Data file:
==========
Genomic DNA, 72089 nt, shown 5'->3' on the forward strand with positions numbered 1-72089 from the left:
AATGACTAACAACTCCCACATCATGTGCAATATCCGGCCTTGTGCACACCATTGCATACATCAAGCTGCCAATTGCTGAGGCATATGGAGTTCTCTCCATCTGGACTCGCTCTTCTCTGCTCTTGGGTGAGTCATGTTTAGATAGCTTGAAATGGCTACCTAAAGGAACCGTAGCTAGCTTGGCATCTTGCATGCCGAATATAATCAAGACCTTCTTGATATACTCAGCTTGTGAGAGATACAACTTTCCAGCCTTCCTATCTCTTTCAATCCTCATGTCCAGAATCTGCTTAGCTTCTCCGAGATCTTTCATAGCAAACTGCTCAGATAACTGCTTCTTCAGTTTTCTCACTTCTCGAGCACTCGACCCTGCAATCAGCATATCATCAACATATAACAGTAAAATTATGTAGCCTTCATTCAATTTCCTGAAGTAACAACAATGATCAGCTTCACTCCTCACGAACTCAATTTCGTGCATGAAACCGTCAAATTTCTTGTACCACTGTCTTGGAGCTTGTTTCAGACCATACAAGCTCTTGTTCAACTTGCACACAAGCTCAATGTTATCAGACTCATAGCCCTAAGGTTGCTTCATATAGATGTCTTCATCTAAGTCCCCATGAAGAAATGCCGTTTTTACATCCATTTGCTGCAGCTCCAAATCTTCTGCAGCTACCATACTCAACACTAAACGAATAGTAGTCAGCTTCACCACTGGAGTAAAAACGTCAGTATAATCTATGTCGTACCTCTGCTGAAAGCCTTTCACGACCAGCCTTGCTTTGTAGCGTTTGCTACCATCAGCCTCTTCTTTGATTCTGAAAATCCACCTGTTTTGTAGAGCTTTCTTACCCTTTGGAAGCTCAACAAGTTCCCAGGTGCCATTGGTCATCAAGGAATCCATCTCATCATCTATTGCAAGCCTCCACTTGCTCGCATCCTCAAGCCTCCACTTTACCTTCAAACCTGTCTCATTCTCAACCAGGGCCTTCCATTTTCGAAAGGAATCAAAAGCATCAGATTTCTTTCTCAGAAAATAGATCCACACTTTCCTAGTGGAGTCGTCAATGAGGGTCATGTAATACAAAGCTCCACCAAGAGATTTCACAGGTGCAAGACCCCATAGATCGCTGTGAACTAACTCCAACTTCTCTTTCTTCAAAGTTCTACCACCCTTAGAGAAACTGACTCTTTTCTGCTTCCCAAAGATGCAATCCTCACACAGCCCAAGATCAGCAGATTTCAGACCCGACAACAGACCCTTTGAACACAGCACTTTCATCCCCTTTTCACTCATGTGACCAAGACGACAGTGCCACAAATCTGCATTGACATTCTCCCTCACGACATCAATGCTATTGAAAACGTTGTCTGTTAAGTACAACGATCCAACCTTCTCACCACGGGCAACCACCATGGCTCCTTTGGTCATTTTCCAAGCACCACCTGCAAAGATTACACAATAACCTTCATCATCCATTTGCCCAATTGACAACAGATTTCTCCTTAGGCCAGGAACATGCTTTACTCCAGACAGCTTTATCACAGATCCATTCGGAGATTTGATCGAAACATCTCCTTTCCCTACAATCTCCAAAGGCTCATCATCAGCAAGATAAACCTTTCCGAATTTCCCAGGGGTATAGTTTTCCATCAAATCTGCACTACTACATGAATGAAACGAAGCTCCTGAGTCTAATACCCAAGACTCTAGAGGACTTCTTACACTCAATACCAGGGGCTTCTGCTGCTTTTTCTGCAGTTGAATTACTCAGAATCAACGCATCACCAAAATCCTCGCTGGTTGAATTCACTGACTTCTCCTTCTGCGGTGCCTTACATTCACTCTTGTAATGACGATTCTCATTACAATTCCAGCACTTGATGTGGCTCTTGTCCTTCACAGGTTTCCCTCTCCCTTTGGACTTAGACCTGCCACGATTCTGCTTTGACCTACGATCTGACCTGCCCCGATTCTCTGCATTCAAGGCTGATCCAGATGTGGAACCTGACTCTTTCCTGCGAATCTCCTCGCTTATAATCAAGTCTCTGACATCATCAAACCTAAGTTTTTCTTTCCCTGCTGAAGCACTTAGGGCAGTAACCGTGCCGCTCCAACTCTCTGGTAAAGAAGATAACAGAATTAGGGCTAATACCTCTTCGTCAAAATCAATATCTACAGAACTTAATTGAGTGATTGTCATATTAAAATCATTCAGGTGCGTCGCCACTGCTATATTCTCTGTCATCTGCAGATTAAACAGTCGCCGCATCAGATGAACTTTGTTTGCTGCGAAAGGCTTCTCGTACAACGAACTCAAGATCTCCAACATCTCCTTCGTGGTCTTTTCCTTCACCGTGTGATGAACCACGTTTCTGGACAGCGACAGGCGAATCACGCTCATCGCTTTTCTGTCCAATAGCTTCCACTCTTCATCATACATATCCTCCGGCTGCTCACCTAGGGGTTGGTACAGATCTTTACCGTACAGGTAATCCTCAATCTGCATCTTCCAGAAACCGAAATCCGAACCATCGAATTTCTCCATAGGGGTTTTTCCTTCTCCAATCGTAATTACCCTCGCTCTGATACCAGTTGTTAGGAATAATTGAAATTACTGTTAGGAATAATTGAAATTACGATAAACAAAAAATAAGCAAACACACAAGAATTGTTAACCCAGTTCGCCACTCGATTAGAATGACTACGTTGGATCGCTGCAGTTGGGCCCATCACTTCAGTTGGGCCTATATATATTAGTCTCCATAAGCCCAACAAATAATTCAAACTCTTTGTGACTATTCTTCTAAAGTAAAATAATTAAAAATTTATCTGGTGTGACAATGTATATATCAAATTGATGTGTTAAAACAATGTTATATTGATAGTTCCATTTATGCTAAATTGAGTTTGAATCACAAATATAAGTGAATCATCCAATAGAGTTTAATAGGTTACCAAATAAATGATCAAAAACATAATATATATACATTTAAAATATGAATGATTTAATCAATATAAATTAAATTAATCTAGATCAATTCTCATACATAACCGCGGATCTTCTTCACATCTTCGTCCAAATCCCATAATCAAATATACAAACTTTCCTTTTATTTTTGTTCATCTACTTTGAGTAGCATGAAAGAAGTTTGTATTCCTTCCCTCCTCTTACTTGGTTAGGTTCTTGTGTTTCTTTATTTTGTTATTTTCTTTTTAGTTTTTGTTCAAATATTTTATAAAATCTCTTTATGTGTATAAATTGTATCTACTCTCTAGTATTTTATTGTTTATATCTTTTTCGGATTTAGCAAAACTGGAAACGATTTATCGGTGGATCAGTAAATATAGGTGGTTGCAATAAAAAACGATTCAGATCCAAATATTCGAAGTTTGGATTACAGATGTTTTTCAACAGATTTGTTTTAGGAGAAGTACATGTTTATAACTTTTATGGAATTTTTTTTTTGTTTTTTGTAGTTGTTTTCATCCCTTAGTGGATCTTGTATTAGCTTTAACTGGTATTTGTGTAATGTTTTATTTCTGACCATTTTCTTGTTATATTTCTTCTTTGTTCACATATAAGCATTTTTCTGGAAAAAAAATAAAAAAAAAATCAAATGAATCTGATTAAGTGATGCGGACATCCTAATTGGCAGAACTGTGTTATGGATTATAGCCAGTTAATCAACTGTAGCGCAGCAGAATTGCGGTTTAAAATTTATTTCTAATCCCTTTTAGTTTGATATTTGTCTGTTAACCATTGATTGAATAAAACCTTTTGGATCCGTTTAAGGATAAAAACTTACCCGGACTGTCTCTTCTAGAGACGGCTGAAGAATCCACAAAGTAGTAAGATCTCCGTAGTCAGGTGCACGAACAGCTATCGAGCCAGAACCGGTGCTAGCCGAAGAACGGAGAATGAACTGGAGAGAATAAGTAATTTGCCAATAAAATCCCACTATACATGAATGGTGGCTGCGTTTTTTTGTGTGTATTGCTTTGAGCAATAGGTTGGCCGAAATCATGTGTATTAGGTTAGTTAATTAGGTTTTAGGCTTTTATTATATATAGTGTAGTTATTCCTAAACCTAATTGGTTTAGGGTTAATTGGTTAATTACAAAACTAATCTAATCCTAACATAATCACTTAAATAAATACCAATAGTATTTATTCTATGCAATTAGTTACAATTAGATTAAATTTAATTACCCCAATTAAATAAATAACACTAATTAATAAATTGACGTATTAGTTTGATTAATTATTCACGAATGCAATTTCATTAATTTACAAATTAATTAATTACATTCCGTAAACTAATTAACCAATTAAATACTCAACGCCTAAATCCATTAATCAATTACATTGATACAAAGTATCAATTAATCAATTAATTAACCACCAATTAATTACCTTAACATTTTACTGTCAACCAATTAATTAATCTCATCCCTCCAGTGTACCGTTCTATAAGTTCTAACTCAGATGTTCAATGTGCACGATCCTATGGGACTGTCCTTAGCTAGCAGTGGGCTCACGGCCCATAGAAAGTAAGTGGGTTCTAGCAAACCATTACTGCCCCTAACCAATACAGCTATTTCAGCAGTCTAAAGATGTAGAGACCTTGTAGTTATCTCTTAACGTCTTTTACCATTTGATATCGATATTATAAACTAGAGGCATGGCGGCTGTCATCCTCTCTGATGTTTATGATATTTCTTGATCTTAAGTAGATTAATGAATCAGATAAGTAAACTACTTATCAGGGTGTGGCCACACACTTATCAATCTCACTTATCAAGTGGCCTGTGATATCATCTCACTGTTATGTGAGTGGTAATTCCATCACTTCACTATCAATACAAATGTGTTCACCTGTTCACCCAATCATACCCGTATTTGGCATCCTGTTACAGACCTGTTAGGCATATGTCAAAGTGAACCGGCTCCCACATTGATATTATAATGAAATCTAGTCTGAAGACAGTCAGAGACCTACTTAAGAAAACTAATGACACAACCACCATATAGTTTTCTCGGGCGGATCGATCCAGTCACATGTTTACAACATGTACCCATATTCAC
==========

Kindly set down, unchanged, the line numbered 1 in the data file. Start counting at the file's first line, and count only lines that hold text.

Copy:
Genomic DNA, 72089 nt, shown 5'->3' on the forward strand with positions numbered 1-72089 from the left: